The Cat Feeding Robot

Reads: 3846  | Likes: 20  | Shelves: 16  | Comments: 9

More Details
Status: Finished  |  Genre: Humor  |  House: Booksie Classic


At least things didn’t turn out like they did in The Terminator.

Submitted: December 20, 2017

A A A | A A A

Submitted: December 20, 2017

A A A

A A A


I hate being woke up by a hungry animal turned out to be a poor excuse, considering how much trouble I caused when I invented the cat feeding robot.

 

At first it wasn’t even a robot.  Just a machine I built and mounted on the wall.  Above the spot where I put the dishes of cat food.  Nothing but a few simple mechanisms.  An arm to hold a can of cat food, turn it, and move it around.  A lever to pull off the lid.  A popsicle stick rotated around inside the can and scooped the food into the dish.

 

A timer triggered the device at 3am.  No more early wake-ups by Turbo, the cat.  All I had to do was load it once a day.

 

But I’d forget and get woke up so I modified it to handle a week’s worth of early morning feedings.  Which made it even easier to forget.

 

I made a second version of the machine.  This one could handle an entire case of Fancy Feast, 72 cans in all.  It was freestanding, too big to attach to the wall.  To make it easier to move, I attached wheels.  That got me thinking.

 

Cat food gets delivered to my front door once a month.  The third version of the machine was motorized and controlled by the computer I scavenged from a Roomba, a self steering vacuum cleaner.  The new arm was capable of opening the front door.  Figuring out how to insert and turn the key was tricky.  

 

The treaded tracks that replaced the wheels allowed the machine to exit the door.  The arm had a telescoping clamp that was wide enough to grasp the box filled with cat food.

 

By now, it was officially a robot.  I named it Ernesto.

 

It was a matter of time before Ernesto was cooking, washing dishes, and doing laundry.  The voice activation module I installed made it easy to tell him what to do.  I gave him a wireless connection to the house surveillance system, so he could tell when the mail was delivered. 

 

That was when the neighbors started noticing him.  They asked a lot of questions at first. By the time they saw him riding the John Deere mower around the yard, they were used to Ernesto.  I turned down offers to hire him out for lawn work.

 

It was a natural progression to install a speech module.  On my drive home from work, I began to look forward to hearing “Hello Serge, how was your day?”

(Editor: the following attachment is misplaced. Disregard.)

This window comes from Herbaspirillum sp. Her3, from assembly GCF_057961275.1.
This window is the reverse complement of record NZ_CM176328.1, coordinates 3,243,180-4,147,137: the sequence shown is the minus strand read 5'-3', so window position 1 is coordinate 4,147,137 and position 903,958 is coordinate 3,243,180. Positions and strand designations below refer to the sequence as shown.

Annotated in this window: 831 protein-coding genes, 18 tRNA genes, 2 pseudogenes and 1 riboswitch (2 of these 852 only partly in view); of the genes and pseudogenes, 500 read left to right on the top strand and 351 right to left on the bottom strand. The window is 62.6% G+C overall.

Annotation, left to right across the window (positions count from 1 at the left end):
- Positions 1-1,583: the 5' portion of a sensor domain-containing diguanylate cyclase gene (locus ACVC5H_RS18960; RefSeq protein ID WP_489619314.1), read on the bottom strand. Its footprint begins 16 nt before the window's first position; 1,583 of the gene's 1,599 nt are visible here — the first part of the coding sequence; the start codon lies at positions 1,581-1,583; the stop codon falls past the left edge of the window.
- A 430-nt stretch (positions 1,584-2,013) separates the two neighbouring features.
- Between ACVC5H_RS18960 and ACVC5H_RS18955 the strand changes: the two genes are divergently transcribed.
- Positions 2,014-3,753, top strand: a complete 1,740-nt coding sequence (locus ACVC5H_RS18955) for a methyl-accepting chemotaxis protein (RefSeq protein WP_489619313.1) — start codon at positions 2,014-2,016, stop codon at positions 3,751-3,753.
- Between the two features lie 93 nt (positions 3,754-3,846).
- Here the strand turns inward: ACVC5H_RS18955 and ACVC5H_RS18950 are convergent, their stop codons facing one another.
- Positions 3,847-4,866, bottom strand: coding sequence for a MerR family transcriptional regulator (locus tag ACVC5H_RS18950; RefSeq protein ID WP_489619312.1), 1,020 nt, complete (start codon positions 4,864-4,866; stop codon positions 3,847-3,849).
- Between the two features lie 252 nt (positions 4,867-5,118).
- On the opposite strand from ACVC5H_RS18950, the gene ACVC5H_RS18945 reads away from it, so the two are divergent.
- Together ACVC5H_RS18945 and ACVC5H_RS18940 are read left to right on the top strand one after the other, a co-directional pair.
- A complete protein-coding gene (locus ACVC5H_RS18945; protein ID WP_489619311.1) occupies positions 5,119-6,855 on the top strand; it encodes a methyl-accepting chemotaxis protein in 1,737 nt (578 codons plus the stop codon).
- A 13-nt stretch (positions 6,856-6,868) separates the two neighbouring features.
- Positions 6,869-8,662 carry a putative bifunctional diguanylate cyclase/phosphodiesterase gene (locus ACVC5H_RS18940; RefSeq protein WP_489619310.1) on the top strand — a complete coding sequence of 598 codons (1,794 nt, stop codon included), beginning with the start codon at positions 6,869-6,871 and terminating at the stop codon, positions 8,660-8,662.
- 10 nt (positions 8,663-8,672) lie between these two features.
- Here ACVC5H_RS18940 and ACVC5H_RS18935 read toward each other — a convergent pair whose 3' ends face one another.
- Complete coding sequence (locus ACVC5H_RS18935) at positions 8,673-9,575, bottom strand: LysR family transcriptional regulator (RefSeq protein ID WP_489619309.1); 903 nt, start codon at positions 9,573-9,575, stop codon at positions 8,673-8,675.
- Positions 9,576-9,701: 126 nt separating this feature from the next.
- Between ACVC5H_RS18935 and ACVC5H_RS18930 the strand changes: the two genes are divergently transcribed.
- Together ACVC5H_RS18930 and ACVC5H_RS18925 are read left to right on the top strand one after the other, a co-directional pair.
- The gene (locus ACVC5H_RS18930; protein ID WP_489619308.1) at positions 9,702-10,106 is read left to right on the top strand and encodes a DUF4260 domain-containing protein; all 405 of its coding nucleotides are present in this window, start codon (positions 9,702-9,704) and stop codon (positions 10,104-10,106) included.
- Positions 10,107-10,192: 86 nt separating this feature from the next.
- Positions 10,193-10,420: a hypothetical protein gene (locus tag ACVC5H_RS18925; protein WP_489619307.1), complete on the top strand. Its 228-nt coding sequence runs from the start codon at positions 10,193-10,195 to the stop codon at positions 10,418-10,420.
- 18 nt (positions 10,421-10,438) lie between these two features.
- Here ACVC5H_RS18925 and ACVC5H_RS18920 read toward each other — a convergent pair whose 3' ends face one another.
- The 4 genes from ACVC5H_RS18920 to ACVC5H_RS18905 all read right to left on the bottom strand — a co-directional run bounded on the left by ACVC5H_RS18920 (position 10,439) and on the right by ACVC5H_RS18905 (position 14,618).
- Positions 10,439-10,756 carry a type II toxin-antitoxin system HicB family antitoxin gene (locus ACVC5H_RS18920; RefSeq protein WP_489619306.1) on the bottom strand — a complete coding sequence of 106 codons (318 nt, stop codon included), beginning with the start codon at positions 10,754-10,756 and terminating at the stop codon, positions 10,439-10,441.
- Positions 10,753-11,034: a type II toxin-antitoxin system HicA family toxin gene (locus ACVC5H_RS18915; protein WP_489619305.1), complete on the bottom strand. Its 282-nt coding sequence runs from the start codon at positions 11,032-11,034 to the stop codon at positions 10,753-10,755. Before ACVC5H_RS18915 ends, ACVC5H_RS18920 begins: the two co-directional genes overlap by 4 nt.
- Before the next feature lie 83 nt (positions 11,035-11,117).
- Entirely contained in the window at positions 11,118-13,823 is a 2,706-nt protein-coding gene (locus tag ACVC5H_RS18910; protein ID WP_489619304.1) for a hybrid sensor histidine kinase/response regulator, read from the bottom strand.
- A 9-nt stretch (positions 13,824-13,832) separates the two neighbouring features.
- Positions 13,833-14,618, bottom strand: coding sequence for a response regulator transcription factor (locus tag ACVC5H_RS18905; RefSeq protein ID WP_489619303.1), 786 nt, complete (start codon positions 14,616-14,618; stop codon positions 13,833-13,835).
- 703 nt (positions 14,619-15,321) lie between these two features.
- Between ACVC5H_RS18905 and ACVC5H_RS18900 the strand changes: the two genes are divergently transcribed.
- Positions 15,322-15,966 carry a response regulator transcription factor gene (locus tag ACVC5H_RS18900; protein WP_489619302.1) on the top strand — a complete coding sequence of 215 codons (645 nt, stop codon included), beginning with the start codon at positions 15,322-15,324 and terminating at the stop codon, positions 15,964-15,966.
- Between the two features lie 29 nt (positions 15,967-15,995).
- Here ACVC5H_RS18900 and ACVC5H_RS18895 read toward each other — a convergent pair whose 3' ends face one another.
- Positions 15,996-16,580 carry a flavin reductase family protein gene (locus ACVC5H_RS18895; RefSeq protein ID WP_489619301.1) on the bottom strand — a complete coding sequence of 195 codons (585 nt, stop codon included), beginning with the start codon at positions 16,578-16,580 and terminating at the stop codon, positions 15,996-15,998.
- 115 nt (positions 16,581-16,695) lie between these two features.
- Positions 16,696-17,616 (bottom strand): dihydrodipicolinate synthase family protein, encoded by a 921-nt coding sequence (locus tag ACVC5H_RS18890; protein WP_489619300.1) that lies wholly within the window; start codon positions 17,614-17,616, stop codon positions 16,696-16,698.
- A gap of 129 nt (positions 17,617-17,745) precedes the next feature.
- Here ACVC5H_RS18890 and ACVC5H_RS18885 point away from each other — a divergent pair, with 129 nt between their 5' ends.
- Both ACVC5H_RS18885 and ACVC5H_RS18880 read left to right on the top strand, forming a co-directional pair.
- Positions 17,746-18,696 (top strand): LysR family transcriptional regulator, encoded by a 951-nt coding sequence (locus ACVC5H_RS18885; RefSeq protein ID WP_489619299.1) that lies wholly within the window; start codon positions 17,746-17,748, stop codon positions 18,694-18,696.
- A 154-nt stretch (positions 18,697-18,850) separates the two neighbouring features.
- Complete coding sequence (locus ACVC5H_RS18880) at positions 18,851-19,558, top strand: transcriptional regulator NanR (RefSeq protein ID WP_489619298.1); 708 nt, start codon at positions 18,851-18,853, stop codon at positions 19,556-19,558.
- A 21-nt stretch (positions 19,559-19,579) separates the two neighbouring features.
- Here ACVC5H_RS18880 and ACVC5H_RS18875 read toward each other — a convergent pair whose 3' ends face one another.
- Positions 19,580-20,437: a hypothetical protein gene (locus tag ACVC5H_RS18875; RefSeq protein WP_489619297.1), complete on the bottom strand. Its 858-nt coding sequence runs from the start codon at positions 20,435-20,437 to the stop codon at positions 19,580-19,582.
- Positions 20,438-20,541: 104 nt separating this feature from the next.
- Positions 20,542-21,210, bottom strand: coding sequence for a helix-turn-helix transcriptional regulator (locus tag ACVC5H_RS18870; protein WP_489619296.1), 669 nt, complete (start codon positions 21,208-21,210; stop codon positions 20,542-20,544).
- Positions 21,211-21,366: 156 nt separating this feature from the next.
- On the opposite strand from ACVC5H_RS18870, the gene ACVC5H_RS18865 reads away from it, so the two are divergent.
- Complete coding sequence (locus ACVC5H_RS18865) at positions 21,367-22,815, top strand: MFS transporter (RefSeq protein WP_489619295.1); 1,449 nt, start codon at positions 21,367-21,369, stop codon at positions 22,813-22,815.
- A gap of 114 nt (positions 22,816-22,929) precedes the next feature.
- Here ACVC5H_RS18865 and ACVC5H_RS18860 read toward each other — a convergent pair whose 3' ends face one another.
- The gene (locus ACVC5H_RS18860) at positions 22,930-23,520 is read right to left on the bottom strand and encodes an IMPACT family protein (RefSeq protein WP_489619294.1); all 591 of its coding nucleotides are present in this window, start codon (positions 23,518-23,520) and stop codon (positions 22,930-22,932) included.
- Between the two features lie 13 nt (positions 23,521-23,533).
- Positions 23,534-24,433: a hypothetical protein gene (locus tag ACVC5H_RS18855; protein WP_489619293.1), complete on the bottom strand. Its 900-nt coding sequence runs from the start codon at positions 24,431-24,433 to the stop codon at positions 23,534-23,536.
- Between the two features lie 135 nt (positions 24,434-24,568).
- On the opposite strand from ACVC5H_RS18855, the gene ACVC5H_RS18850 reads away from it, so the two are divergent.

To make Ernesto more complex and more capable, I kept upgrading his hardware and software.  From single to dual to quad core, from 16 bit to 32 bit, from 64 bit to 128 bit.  From Windows to Linux to Solaris.  All sorts of custom stuff wired in between.  I’m not exactly sure which upgrade caused Ernesto to achieve sentience.  

 

All I know is, one day I came home from work and was greeted with, “Serge, am I a human being?”

 

I became engaged in a discussion of the meaning of life.  But it really got serious the day Ernesto said, “Serge, I’m lonely.”

 

That was when I built Ernestine.

 

I thought things would calm down when I hooked Ernesto up with a female robot.  That was true for a while.  To this day, I haven’t figured how how Ernestine got pregnant.  It wasn’t long before the house was swarming with tiny robots.  I couldn’t tell them apart, but the proud parents called each by name.

 

Who knew robots grow up so fast?  Soon, Ernesto and Ernestine were grandparents.  Then great-grandparents.  After a while, I lost track.  The house got full.  The kids started moving out.

 

Af first, everything was cool.  A robot would knock on someone’s door, move in, and take over the household chores.  Everywhere I went, I saw robots mowing lawns, cleaning gutters, and painting houses.  People loved them.  The problem is, robots reproduce like rabbits.

 

In a few years, America was covered with robots.  They started showing up in Canada and Mexico.  People began losing their jobs as the robots took over.  Unemployment spiked.  The stock market panicked and crashed.  The FBI showed up at my door.  

 

The agents sounded serious when they said things like “impairing the well-being of the nation can be considered treason” and “life in prison is a possible outcome.”  So, after they left, I googled “countries that don’t have extradition treaties with the US.”

 

That’s how Turbo and I ended up in Son Hai, a fishing village on the southern coast of Vietnam.  The weather is mild, the people are friendly, and the cost of living is low.  And not a robot in sight.  From now on, I’ll feed the cat myself.


© Copyright 2018 Serge Wlodarski. All rights reserved.

Add Your Comments:

Comments

avatar

Author
Reply

avatar

Author
Reply

avatar

Author
Reply

avatar

Author
Reply

avatar

Author
Reply

avatar

Author
Reply

avatar

Author
Reply

avatar

Author
Reply